- People check their Pins while shopping in your store: According to Ahalogy’s 2015 Pinterest Media Study, 67 percent of Pinners consult Pins on their mobile devices while shopping in stores, making it important for retailers to add high quality Pins that help people understand how the product works, why it’s a must-have and how else they can incorporate it into their lives.
7 Ways to Use Pinterest for your Small Business
OK, so now you’re sold. You’re getting your business on Pinterest! What’s the next step? Alyssa Gregory of The Balance offers these ideas.
- Promote your products
- Feature your blog posts
- Share videos
- Conduct market research
- Create a space for collaboration
- Expand your website
- Highlight clients, colleagues and others
6 Businesses Finding Success on Pinterest
If you’re still not sure how to use Pinterest for your small business, follow the leads of these business owners, who are finding success on Pinterest. From Pinterest Business.
1. Lauren Bolden, founder of Pie Provisions, Woodstock, Georgia
“You eat with your eyes first, and I think Pinterest really amplifies that. We are showing people beautiful visuals of pies, but they are attainable. We provide the products to help people create them at home, in a very simple way, so they don’t feel overwhelmed.”
2. Zach Wahl, co-founder of Mission Hammocks, Williamsport, Pennsylvania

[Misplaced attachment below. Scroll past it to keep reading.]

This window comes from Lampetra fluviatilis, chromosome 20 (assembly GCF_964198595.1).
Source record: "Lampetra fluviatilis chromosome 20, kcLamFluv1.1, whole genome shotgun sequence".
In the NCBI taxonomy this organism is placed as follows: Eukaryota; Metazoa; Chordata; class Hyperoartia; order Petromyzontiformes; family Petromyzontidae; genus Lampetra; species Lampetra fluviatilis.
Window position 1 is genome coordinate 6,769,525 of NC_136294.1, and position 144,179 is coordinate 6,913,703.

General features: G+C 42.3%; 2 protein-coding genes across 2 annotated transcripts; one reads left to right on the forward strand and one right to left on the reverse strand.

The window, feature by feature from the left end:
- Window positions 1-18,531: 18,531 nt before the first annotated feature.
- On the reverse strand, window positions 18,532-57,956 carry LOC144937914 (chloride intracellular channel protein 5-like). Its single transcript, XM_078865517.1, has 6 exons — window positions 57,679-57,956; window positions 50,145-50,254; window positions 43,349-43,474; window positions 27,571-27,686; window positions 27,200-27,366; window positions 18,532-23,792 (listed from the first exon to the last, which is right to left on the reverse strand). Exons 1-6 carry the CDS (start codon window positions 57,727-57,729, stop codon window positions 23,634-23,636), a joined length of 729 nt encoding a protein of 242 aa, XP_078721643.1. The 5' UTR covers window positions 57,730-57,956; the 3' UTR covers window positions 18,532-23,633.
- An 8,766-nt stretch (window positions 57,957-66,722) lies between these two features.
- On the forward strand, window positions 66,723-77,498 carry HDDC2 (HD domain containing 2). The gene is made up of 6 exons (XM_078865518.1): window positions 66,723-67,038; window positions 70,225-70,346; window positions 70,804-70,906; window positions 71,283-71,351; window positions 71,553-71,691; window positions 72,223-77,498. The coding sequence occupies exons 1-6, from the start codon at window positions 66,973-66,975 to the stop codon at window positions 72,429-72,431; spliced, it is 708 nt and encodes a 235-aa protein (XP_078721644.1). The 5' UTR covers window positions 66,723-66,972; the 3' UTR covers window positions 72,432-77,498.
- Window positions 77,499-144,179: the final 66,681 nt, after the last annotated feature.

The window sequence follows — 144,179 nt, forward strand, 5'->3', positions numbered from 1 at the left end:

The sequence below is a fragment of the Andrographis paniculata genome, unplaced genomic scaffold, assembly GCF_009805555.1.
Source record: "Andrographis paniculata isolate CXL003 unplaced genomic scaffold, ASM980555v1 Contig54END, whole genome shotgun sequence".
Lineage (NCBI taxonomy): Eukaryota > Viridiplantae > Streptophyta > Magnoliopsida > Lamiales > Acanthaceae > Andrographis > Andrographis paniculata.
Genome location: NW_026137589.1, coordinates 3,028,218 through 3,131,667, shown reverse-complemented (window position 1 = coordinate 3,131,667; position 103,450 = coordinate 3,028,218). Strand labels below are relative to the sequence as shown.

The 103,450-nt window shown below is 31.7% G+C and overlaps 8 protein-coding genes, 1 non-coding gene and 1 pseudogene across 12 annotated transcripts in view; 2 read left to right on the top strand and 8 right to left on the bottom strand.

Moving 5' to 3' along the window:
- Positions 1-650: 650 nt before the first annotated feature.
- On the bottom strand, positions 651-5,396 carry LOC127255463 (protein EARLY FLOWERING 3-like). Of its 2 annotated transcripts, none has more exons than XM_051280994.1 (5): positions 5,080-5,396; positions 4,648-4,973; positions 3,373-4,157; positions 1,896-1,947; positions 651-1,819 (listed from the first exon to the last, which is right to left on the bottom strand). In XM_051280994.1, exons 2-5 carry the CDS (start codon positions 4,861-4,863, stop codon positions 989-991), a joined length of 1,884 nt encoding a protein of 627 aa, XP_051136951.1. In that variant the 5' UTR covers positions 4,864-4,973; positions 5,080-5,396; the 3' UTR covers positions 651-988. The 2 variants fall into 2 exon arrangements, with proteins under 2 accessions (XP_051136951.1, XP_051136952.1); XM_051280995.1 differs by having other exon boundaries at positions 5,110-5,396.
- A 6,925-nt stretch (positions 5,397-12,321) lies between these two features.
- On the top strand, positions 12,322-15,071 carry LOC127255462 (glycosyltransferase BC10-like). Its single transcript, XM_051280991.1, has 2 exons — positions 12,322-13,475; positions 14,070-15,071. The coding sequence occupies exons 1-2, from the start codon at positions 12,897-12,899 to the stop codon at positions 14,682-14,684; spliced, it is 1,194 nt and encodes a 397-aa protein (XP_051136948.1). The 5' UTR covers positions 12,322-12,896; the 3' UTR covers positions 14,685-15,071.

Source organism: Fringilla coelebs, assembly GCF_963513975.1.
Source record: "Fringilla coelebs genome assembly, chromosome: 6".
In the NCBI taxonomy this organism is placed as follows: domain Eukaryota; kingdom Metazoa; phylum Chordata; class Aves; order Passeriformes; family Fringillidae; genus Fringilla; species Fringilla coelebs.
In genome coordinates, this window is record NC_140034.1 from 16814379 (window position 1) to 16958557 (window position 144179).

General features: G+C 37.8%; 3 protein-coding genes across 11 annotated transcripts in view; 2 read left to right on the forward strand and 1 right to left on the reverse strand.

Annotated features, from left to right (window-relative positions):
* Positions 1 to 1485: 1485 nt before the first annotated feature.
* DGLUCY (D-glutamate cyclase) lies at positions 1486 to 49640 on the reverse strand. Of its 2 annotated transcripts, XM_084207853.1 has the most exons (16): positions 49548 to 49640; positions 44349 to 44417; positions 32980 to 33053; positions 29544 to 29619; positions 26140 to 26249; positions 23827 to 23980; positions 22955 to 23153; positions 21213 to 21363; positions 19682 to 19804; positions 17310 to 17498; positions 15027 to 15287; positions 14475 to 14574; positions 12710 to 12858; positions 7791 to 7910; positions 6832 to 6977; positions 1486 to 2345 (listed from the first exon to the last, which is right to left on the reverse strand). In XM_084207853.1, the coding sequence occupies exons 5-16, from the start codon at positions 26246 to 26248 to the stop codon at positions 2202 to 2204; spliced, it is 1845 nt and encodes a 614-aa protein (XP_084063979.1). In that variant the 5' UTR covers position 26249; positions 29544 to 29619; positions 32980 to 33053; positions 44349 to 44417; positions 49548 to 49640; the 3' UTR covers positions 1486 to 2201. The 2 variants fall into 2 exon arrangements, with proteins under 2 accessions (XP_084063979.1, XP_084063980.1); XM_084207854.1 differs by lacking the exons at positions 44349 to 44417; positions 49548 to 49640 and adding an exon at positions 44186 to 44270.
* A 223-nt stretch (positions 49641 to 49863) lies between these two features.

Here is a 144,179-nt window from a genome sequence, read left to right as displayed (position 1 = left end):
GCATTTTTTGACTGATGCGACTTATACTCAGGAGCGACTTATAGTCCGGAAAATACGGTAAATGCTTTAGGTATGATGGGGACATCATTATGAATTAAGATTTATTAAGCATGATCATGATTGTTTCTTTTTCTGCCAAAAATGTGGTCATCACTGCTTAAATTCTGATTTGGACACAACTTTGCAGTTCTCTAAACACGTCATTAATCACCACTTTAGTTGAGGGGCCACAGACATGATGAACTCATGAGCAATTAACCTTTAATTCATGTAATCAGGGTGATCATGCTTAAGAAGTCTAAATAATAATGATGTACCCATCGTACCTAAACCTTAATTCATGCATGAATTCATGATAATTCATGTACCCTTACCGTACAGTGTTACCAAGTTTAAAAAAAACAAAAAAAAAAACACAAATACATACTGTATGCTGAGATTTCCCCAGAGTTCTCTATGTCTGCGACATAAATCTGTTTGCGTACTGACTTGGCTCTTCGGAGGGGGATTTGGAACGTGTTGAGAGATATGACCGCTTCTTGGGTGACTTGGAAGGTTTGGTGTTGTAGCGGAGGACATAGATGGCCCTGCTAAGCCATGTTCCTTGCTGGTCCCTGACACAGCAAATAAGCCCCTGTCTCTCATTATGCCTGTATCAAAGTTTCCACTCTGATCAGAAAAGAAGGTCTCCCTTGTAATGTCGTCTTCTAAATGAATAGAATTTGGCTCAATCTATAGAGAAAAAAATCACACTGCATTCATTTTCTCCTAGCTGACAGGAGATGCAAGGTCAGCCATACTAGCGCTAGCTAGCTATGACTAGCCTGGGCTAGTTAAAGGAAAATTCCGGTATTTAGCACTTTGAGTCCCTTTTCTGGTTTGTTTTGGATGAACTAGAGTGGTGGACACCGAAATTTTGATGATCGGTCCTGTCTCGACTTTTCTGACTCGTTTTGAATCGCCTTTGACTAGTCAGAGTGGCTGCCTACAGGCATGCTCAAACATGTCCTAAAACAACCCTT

“Pinterest is the number one traffic source to our website and has the highest conversion rate compared to other platforms because it helps people conceptualize how our product fits into their home.”
3. Theresa Lee, founder of Future Glory Co., San Francisco, California
“When I started the company, I created secret boards with my partner so we could collect ideas on the direction we wanted to go with branding and bag styles. It was our go-to place — a place to store ideas and have everything in one place.”
4. Hart Haggerty, founder of Hart Studio, Charleston, South Carolina
“I came out with a line of really big statement earrings for the holiday season and as soon as the collection launched, women told me that they were intimidated by them and didn’t really know how to wear them. I thought of creating Pinterest boards with clothing inspiration to show women easy outfits that they can wear with the earrings.”
5. Ryan Devens, owner of Tailor’s Keep, San Francisco, California
“Pinterest for me is a way to communicate with my clients. I encourage them to get on Pinterest and save Pins and create boards of suits they like. They can then show me what they have in mind. It’s more effective than explaining what they have in mind. Pinterest gives them a visual language.”
6. Shannon Maldonado, founder of Yowie, Philadelphia, Pennsylvania
“We share our inspiration through our Pinterest page, which can be anything from a vibrant interior to a graphic concert flyer. It helps tell the story of our brand before people even find our products or the shop.”
Diane Laney Fitzpatrick of Digital Content and Services helps small businesses DIY their social media and digital media. She can be reached at firstname.lastname@example.org.